US
Latino community needs ‘tailored' approach to political fundraising, experts say
In an interview with LPO, Juan Proaño, the co-founder said that the statistics show that even as Latinos increasingly come of age politically in the US, a majority of Democratic presidential campaigns fell behind in efforts to engage Latinos and win their financial support.

Research suggests that US politicians should do more to take a "tailored" approach to outreach and fundraising among the country's Latino community, which proved vital for Joe Biden's win in the 2020 Presidential election.

According to data from Plus Three, a technology company that researches Latino contributions to Democratic presidential candidates, Latinos contributed more than $23.7 million from more than 1.7 million receipts. Latino-specific data for contributions through the election in November 2020 is not available yet.

The data, however, shows that through 2019, of the Democratic candidates running for office only one - Bernie Sanders - had an established base of Latino donors.

Through the end of 2019, Sanders had raised $8.2 million from Latinos, compared to approximately $2 million each for Elizabeth Warren and Pete Buttigieg. Joe Biden, who went on to win the election, had raised only $1.4 million from Latinos by the end of the year.

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In an interview with LPO, Juan Proaño, the co-founder of the Florida-based Plus Three, said that the statistics show that even as Latinos increasingly come of age politically in the US, a majority of Democratic presidential campaigns fell behind in efforts to engage Latinos and win their financial support.

"Presidential campaigns now raise over $1 billion. But they raise this money, and then they spend it by hiring staff, hiring vendors, and with pay media, outreach and community engagement," he said. "But they don't reinvest the money back into the Latino community."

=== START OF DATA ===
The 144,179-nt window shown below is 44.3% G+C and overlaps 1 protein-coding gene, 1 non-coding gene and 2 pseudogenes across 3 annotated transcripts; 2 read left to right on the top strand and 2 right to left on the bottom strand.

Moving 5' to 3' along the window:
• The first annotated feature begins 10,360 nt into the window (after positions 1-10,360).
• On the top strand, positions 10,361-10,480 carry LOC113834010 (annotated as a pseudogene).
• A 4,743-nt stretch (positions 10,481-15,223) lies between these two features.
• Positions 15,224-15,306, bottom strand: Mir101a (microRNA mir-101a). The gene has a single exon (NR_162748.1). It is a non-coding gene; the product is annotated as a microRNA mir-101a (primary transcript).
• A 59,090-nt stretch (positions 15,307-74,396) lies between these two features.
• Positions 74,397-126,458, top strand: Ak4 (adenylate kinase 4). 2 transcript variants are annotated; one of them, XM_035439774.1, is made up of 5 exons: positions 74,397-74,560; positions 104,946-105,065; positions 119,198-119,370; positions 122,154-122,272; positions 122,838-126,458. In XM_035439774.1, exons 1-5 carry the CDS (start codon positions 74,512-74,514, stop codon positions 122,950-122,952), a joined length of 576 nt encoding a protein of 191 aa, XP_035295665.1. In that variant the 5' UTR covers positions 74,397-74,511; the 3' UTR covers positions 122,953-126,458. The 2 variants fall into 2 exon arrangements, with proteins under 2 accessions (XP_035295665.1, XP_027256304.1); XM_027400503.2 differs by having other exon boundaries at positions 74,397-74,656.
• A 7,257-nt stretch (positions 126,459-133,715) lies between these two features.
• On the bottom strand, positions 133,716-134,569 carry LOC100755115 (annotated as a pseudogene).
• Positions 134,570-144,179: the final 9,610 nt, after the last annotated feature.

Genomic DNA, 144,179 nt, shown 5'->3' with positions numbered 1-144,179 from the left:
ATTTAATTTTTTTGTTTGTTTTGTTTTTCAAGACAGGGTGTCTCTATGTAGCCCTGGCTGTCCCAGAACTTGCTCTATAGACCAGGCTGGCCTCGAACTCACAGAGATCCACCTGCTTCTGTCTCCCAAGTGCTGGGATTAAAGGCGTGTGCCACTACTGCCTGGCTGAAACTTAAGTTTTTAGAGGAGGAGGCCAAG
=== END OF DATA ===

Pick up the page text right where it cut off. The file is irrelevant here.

Part of the reason that money raised isn't reinvested back into community outreach efforts in Latino communities, Proaño said, is that there remains a lack of Latino representation on the campaign staff of candidates in the United States.

"They are few and far between. There aren't enough of them, and they don't have enough influence at the top level of the campaigns. They certainly don't hire enough Latino firms," he added.

Although statistics are not readily available, Proaño said that "probably less than 1%" of the vendor firms hired to help with these efforts are Latino-owned.

However, Proaño said that the statistics show that - contrary to popular belief - Latinos do contribute financially to their preferred candidates.

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"Everyone thinks that Latinos don't make donations. They think we don't vote. But Latinos are investing in political campaigns at a higher rate than they ever have before," he said.

Looking to the future, Proaño said that Democratic political campaigns would be well advised to ensure that they have staff capable of providing "good advice" with regards to the Latino community.

"While Biden won the general election, we've lost seats at a local level that would have been Democrats. Why? Because these campaigns and candidates are not doing enough the Latino voters," he said.

As an example, Proaño pointed to states such as Texas, Florida, Nevada, Mexico, New York and California, Latino-heavy states where engagement with the community can make the difference in winning or losing an election.

"Clearly, campaigns don't understand the community well. They think we are a monolith. There is a ‘general campaign' approach, and the reason they do that is that they don't necessarily see a lift in performance," he said.

"With a targeted campaign, they [campaigns] sometimes don't feel like it's enough," Proaño added. "If they feel things are moving quickly, they don't have the time to do micro-targeted campaigns. So they don't and skip over it. A bulk of their spending will go to a general strategy, although there will be very specific campaigns in certain markets."

A report published by the UCLA Latino Policy and Politics Initiative in January found that Latino voters were decisive in sending Joe Biden to the White House, highlighting the importance of engagement with the community.

Of the 13 states analyzed, Latinos in 12 states supported Biden over Trump by a margin of at least 2 to 1. In nine of the 13 - including the key states of Wisconsin and Pennsylvania, the margin was at least 3 to 1.

Nationwide, Latinos cast 16.6 million votes in 2020, a 30.9% increase over the 2016 presidential election. By comparison, turnout was 15.9% greater among voters of all races. 

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